• Pay it forward with career advice

    by  • August 23, 2013 • Career Transition and Management • 0 Comments

    As the internship and summer job season reaches its peak, ask not what your intern can do for you, but what you can do for your intern. Pay it forward with some career advice.

    As the internship and summer job season reaches its peak, ask not what your intern can do for you, but what you can do for your intern. Pay it forward with career advice.

    The summer months are always an odd time as far as the job market is concerned: a lot of people are on holiday, they are not around to interview, they are not around to make decisions. It is – generally speaking – a wasteland of a month when it comes to jobs.

    If you own or run a business, it’s a time when the market is flooded with skilled, semi-skilled and unskilled labour: students on holiday and recent graduates. Most of them can be employed for half the minimum wage (if not for free!) and help you clear tasks you never had the time to go through during the year: filing, organising, scanning of documents, reconciling expense reports… Get an intern or office junior to get some work done.

    This employee pool is a fantastic workforce that can complete tedious jobs well for relatively low cost. It is when I read stories like this in the news that I am saddened by the realities that exist behind internships and the competition for positions (that may not even be there): are they really so few and so scarce that a young person should risk their life for them?

    Taking a queue from this wonderful HBR blog, here are a few extra tips and ways you can help your interns or office juniors:

    Show them LinkedIn and connect with them

    Spend an hour (or even 30 minutes) with them, explaining how LinkedIn is different to facebook and Twitter and why it is important for them if they are looking for a job. Help them put a profile together that would be appealing to prospective employers.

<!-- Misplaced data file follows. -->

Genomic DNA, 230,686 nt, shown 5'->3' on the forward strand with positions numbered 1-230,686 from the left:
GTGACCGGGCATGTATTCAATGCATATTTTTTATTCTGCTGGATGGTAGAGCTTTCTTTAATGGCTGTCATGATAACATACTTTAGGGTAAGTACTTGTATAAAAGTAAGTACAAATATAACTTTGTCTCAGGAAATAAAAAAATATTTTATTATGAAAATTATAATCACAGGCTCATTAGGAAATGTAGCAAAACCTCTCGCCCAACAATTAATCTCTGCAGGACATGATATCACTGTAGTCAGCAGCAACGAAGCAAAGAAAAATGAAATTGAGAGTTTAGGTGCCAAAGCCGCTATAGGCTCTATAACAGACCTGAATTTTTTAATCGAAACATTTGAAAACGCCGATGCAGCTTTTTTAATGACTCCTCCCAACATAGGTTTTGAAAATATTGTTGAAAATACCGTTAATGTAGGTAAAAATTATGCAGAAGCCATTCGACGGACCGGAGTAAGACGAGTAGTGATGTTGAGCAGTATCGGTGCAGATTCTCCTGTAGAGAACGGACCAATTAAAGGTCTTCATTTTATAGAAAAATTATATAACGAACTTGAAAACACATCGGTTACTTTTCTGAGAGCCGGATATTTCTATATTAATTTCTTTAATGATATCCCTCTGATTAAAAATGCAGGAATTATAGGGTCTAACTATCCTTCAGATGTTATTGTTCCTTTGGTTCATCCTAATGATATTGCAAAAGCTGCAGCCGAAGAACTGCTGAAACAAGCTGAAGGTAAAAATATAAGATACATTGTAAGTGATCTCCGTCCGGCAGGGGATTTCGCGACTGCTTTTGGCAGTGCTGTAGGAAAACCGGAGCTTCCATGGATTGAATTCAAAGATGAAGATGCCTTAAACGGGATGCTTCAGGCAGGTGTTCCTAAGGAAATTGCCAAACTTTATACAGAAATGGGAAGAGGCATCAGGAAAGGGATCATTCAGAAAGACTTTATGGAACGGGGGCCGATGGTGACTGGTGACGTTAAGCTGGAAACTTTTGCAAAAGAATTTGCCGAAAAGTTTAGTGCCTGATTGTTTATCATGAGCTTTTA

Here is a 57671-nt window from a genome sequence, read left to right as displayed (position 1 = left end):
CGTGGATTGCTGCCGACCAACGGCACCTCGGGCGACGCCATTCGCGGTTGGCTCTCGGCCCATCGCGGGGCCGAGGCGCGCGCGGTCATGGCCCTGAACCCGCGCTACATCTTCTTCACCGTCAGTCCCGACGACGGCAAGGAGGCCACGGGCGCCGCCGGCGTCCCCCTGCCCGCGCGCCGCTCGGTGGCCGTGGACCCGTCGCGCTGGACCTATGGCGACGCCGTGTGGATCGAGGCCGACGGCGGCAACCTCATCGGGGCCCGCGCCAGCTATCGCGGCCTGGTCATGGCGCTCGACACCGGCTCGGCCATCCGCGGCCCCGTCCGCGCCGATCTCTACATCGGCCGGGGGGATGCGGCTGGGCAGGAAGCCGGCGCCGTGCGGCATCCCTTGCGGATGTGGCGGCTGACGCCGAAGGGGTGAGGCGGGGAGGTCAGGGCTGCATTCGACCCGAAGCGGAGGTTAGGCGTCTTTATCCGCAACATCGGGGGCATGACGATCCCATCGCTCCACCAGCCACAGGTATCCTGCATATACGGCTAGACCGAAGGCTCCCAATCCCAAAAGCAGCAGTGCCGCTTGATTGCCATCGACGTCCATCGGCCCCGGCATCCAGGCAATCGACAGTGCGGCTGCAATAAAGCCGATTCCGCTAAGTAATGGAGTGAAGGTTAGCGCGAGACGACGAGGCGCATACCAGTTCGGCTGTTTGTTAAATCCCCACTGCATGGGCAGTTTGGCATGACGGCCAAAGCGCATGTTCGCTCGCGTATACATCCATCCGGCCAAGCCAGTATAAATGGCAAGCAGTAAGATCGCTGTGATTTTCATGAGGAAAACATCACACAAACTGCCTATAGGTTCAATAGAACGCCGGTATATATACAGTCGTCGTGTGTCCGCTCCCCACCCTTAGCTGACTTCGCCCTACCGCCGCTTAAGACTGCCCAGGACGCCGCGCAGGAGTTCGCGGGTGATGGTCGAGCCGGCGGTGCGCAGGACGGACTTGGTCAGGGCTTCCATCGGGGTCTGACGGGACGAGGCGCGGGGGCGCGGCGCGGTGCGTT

You may also want to let them know about privacy settings on their other social media outlets and why (at least for the duration of the job search) they should refrain from posting unseemly information.

    Talk to them about transferable skills

    There are very few people who have a strong understanding of their skill-set and even fewer who are comfortable talking about them. This observation is based on years spent in outplacement projects, working with people, aged 18 to 78, probably over 5,000 of them over the past 6 years or so. Students fresh out of education are even further behind on this cure.

    Getting them to understand what they are good at and how to use skills they’ve learnt in their placement with you, in other jobs and during their time in school/university will make it much easier for them to successfully get and go through interviews.

    Be honest

    Give them constructive feedback. If they haven’t realised how good they were in doing a particular job (no matter how dull or tedious) – tell them. If you were pleased with their work, tell them. Equally – if they thought they were gods’ gift to you but fell short, tell them. If they had made mistakes, explain what those were and how to avoid them in the future.

    Glossing over things or keeping it bottled up will help neither you nor them.

    Be appreciative

    Did they do a good job? Did you (or your team) enjoy having them around or found them beneficial? Regardless of whether or not you’ve paid them, get them a small token of your appreciation: a gift card or iTunes voucher with as little as £10 or £20 would mean a lot to them.

     

    Agree? Disagree? Comment below!

    Would you like to learn more about helping people get jobs? Contact us for a free, no obligation consultation.

     

    Image of JFK is borrowed from abcStudios website,

     

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